The book does read like a dissertation, a series of dissertations actually, but that should not deter the reader who wants to understand this fascinating bit of history and culture. I am grateful to have found this book which has provided me with an insight and understanding of why things were the way the were in my hometown so many years ago. Thank you, Ms. Bynum.
What was so very interesting was the work does not seek to rehash the events but attempts to explain why he made this choice, and to tease out the truth of Newton Knight's decisions mired as it is in Southern myth-making. Part of the family descended from him and his siblings is fiercely proud of his actions, turning him into some sort of 19th century Robin Hood (which he was not) and romanticise his stand; another section loathes him for his betrayal of the Confederacy, an attitude which I know from experience still lives firmly in sections of the South; and yet another family line is appalled and embarrassed by his liaison with an intelligent Afro-American woman whom he regarded as his wife and with whom he had several children, though his first wife still lived. The many sources that Ms Bynum used must have presented a quagmire because those for him write with a rosy glow and those who hate him equally distort facts. Ms. Bynum has done a remarkable job to sift reasons, causes and reactions from these most biased of sources.
She creates a picture of a working class farming man with little education but a sharp and enquiring mind and clear leadership qualities who does his duty by the Confederacy in the first year of the war but sees all too clearly that the Confederacy is resting very heavily on the shoulders of men who do not have the power to say no. When the Southern government decided that all men who owned 20 or more slaves would be excluded from having to fight and for every 20 more could exclude another member of their family, Knight, a poor man with few resources, decided enough was enough and went home where he found his family and his neighbours' families being harassed by Confederacy outriders who stole their animals, raped their crops, commandeered their homes and left women and children to starve. Forced to live in the forest to elude troops sent out to arrest all absconders, he gathered around him a sizeable group of other disaffected men and women, including many escaped slaves. Deciding that they were independent of the Confederacy, though the declaration of the State of Jones as part of the Union is still in question, he and his small ragtag army harassed the Confederacy troops sent out to defeat him. He survived the war and took office in the local authorities of the Reconstruction period in the South as a US marshal, at one point reuniting with his first wife while continuing to live with Rachel, now a freed woman.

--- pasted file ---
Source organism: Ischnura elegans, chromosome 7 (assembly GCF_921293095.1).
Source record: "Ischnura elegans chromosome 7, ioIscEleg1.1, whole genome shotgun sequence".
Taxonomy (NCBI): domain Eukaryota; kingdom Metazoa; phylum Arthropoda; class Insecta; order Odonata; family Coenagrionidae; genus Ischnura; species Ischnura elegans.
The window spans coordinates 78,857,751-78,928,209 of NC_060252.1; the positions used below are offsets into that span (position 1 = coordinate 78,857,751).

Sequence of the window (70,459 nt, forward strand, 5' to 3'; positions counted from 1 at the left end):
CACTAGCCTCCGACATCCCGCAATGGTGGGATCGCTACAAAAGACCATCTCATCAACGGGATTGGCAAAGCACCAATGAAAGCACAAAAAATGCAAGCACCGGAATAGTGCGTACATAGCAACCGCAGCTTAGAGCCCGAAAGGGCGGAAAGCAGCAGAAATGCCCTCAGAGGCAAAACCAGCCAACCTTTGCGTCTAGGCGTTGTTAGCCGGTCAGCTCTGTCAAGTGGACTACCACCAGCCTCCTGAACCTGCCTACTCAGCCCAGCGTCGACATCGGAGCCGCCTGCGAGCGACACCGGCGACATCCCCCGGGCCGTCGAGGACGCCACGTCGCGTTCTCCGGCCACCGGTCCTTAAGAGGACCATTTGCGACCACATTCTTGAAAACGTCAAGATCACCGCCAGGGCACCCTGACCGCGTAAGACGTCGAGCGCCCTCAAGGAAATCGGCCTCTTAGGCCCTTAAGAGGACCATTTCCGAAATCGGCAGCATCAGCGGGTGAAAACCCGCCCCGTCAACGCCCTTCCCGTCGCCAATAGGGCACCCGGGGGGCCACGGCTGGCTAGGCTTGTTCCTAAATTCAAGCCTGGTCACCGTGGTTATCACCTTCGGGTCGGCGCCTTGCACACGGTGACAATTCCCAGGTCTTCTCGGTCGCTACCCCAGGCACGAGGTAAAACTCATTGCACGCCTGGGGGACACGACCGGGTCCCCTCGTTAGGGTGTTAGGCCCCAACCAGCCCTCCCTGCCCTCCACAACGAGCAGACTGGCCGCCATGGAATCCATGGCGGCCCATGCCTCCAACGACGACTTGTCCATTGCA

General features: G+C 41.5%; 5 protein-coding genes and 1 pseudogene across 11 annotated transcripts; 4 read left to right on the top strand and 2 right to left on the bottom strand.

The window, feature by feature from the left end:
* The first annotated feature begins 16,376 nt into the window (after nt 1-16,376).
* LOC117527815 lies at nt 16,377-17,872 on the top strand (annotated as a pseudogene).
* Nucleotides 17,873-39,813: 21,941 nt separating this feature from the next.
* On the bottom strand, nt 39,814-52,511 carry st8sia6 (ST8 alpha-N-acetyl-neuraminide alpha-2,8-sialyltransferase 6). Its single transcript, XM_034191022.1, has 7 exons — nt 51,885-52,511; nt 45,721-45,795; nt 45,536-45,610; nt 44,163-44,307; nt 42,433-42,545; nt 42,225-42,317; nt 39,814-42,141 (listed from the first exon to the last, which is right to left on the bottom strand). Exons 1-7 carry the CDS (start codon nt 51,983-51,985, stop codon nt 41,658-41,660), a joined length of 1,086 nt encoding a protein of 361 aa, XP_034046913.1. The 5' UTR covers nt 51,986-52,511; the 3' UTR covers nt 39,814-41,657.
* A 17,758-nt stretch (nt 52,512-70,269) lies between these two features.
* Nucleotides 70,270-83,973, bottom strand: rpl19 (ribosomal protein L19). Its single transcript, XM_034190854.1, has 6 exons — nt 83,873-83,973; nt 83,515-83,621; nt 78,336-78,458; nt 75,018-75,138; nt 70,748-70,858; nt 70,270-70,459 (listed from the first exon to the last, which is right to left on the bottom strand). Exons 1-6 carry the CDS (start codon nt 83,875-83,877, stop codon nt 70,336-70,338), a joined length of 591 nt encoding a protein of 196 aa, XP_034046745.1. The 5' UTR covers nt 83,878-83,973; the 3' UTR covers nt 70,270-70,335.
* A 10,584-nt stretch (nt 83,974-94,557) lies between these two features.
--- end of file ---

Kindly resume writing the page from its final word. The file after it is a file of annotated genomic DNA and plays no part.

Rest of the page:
The book is not an easy read. Because Ms Bynum has focussed not on the chronology of events but on the rationale for Knight's stand, and seeks to establish as much of the truth as she can, the book dives around through time, backgrounds and reasons. Nonetheless, it is well worth persevering. Knight emerges from its pages as a real human being, a man driven by a variety of beliefs, flawed, stubborn and temperamental but one who had beliefs which he would not compromise. Once committed he found that he was driven to actions that were frequently violent. For anyone interested in those tiny fragments of a wider history, this is a very satisfying read.